A short trip from Guilin takes travellers to the Longsheng Rice Terraces, where the landscape is sculpted into a series of terraces ascending the hillsides. These rice terraces, known as the Dragon's Backbone, provide not only a breathtaking sight but also a testament to the ingenuity of ancient agricultural practices. The terraces change colours with the seasons, creating a dynamic and visually stunning environment.

The Cultural Riches of Guilin

Here's a list of cultural sites we recommend visiting:

Guilin's Historical Legacy

Guilin's cultural heritage is deeply rooted in its history, evident in landmarks such as the Jingjiang Princes' City. This historic site preserves the architectural grandeur of the Ming and Qing dynasties, offering a glimpse into the city's royal past. Strolling through the city's ancient streets and alleys, visitors can feel the echoes of bygone eras.

Seven-Star Park - Nature and Culture Converge

Seven-Star Park, Guilin's largest park, seamlessly blends natural beauty with cultural significance. Amidst the lush greenery and ancient trees, one finds landmarks like the Seven-Star Cave, an extensive underground cavern adorned with stalactites and stalagmites.
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The park also houses the Flower Bridge, a picturesque crossing that provides stunning views of the surrounding landscapes.

Minority Cultures: Longstanding Traditions

Guilin's cultural mosaic is enriched by the presence of minority groups, including the Zhuang and Yao ethnicities. Exploring their villages and engaging with their traditions offers a deeper understanding of the region's diversity. Colourful festivals, traditional clothing, and unique customs contribute to the vibrant tapestry of Guilin's cultural identity.

Practical Tips and Recommendations

Here are some practical tips and advice for your visit to Guilin:

  • The Best Time to Visit Guilin: Guilin's climate varies throughout the year, and the best time to visit depends on personal preferences. Spring and autumn offer mild temperatures and pleasant weather, while summer brings warmth and occasional rainfall. Winter can be cool, but it's also a quieter time for exploration.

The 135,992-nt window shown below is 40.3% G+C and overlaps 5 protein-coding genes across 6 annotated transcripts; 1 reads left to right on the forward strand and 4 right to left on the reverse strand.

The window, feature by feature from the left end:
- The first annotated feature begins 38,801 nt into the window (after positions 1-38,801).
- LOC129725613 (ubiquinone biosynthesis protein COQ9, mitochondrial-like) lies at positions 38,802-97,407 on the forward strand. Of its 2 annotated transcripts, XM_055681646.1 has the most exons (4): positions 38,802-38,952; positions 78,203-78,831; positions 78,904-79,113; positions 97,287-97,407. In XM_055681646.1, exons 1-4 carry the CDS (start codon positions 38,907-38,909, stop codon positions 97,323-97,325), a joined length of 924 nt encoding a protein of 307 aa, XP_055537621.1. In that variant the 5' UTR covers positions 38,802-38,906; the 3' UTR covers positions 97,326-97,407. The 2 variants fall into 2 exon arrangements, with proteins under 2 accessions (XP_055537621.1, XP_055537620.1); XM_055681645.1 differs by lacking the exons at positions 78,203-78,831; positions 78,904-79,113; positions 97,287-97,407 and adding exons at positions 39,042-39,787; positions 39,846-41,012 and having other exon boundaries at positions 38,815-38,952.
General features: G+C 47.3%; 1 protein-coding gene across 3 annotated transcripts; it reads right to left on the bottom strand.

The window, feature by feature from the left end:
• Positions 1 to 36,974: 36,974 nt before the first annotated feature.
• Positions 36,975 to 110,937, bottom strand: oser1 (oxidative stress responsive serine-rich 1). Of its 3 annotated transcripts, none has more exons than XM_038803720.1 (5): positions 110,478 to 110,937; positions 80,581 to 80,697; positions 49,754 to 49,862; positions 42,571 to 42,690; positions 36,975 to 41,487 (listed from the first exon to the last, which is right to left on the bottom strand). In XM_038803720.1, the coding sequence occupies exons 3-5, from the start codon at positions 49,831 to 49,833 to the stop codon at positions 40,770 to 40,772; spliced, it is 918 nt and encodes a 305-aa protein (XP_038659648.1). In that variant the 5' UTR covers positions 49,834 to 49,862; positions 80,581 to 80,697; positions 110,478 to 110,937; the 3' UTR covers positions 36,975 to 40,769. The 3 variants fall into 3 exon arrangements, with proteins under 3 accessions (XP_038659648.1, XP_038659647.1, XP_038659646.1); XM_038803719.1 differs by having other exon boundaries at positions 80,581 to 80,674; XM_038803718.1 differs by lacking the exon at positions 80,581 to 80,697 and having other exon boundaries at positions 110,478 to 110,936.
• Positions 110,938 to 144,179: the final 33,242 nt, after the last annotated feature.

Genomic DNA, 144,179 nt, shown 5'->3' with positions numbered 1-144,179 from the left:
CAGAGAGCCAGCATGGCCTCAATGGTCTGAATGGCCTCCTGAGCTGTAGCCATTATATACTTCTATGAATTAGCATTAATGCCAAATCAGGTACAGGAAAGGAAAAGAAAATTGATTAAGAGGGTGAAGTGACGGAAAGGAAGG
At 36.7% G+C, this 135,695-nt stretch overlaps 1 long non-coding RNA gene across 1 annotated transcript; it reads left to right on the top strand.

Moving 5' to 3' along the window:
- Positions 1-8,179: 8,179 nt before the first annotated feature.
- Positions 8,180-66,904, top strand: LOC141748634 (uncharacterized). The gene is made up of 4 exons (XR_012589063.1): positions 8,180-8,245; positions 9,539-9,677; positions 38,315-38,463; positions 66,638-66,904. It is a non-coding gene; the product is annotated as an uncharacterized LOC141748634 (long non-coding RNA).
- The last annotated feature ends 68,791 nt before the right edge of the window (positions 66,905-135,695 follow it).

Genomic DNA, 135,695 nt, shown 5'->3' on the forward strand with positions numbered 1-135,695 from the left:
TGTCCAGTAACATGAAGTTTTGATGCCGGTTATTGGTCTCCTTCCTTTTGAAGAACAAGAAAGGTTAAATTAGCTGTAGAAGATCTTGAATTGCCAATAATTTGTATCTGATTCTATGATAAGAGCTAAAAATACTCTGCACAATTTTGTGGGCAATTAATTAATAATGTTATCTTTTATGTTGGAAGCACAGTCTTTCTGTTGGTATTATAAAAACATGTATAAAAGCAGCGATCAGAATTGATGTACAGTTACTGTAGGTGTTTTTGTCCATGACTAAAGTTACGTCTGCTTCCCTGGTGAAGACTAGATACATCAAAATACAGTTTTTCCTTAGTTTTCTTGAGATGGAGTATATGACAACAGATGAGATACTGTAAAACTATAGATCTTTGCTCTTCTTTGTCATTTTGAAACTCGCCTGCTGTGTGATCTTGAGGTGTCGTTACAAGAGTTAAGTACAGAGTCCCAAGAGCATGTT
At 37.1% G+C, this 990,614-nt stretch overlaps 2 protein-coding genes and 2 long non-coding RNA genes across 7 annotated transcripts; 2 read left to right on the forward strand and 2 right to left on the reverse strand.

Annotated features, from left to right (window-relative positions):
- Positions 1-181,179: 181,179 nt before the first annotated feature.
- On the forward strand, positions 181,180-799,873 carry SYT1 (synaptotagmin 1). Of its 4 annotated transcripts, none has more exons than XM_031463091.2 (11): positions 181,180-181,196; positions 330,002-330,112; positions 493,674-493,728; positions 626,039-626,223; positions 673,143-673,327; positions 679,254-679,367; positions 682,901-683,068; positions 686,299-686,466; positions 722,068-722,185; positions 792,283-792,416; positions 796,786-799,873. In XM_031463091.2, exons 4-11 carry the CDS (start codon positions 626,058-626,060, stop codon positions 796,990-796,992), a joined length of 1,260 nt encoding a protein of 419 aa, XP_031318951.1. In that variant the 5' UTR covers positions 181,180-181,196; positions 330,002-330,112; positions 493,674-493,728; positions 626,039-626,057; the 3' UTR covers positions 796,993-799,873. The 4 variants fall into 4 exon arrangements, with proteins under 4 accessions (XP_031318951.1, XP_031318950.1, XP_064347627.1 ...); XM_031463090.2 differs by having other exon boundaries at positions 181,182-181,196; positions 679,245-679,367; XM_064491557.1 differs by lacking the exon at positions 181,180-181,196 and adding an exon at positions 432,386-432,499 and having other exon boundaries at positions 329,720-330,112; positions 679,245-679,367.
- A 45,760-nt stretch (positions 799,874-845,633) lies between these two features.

• Transportation within Guilin: Navigating Guilin is convenient, with options ranging from public buses and taxis to more unique experiences like bamboo rafting along the Yulong River. Renting bicycles to explore the city and its outskirts at a leisurely pace is a popular choice among travellers.
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  • Language and Communication: While Mandarin is the official language, English may not be widely spoken in some areas. Learning a few basic phrases in Mandarin or having a translation app can enhance the communication experience.
  • Respect for Local Customs: Respecting local customs and traditions is integral to a positive travel experience. Understanding basic etiquette, such as removing shoes before entering someone's home, contributes to cultural sensitivity and mutual respect.

China visa: How To Get One, What Types There Are

China offers various visa types, including tourist (L), business (M), work (Z), and student (X) visas. Determine the most suitable visa based on your purpose of travel. For a leisure trip to Guilin, the tourist visa (L visa) is commonly applicable. Research the jurisdiction of the Chinese embassy or consulate where you will submit your visa application. Complete the application form accurately, pay the visa fee, and schedule an appointment if required.
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Compile necessary documents such as a visa application form, passport-sized photos, hotel reservations, and a detailed itinerary. Ensure your passport is valid for at least six months beyond your intended departure from China. Familiarize yourself with additional requirements, such as health declarations or vaccinations, if applicable. Once your visa is approved, collect it within the specified time-frame. Arrive in Guilin and other parts of China with your valid passport, visa, and any additional required documentation. You can click here for detailed information.